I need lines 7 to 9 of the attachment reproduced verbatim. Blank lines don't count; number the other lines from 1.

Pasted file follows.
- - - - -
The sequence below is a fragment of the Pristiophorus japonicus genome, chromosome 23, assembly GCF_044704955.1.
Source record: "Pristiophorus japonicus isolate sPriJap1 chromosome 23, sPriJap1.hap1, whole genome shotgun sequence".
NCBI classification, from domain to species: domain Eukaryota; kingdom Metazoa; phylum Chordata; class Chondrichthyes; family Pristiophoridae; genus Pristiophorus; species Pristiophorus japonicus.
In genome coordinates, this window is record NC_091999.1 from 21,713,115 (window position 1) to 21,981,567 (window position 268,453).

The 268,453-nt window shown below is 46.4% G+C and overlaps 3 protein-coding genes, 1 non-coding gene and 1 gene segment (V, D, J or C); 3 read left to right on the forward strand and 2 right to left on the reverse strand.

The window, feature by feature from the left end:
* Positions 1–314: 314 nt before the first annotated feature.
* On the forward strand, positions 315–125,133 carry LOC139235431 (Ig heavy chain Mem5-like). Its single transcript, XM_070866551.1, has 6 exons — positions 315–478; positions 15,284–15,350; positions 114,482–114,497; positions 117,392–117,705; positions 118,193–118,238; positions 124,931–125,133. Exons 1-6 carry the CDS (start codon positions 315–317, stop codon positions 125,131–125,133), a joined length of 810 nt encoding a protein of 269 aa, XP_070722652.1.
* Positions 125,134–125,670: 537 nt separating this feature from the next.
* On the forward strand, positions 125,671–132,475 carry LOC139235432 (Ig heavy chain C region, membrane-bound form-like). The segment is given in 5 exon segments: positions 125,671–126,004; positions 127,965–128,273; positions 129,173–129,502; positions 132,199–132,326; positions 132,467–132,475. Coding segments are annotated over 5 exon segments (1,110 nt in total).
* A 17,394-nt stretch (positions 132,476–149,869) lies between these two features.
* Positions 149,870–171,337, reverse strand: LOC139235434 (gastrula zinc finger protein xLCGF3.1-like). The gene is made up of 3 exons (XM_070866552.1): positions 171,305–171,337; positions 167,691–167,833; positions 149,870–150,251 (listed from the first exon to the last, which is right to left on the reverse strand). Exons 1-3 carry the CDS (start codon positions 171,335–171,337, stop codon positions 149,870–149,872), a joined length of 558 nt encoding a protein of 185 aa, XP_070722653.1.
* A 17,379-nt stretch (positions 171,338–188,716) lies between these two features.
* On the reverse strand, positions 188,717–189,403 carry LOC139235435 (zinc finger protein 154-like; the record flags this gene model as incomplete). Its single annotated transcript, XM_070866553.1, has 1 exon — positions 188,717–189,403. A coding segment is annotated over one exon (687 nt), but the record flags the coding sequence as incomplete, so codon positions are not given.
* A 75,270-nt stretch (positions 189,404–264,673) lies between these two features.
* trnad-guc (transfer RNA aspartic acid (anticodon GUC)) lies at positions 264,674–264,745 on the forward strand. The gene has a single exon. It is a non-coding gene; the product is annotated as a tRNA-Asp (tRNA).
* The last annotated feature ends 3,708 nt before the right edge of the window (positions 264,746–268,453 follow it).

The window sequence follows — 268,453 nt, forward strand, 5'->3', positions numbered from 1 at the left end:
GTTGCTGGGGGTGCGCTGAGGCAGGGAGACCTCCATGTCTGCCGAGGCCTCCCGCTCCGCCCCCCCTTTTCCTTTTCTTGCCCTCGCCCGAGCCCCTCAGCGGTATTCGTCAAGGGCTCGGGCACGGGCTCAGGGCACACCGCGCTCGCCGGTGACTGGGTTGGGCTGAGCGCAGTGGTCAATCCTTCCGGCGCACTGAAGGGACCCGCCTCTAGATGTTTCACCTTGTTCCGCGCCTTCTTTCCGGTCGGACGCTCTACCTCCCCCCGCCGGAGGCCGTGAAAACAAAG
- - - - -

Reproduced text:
* Positions 1–314: 314 nt before the first annotated feature.
* On the forward strand, positions 315–125,133 carry LOC139235431 (Ig heavy chain Mem5-like). Its single transcript, XM_070866551.1, has 6 exons — positions 315–478; positions 15,284–15,350; positions 114,482–114,497; positions 117,392–117,705; positions 118,193–118,238; positions 124,931–125,133. Exons 1-6 carry the CDS (start codon positions 315–317, stop codon positions 125,131–125,133), a joined length of 810 nt encoding a protein of 269 aa, XP_070722652.1.
* Positions 125,134–125,670: 537 nt separating this feature from the next.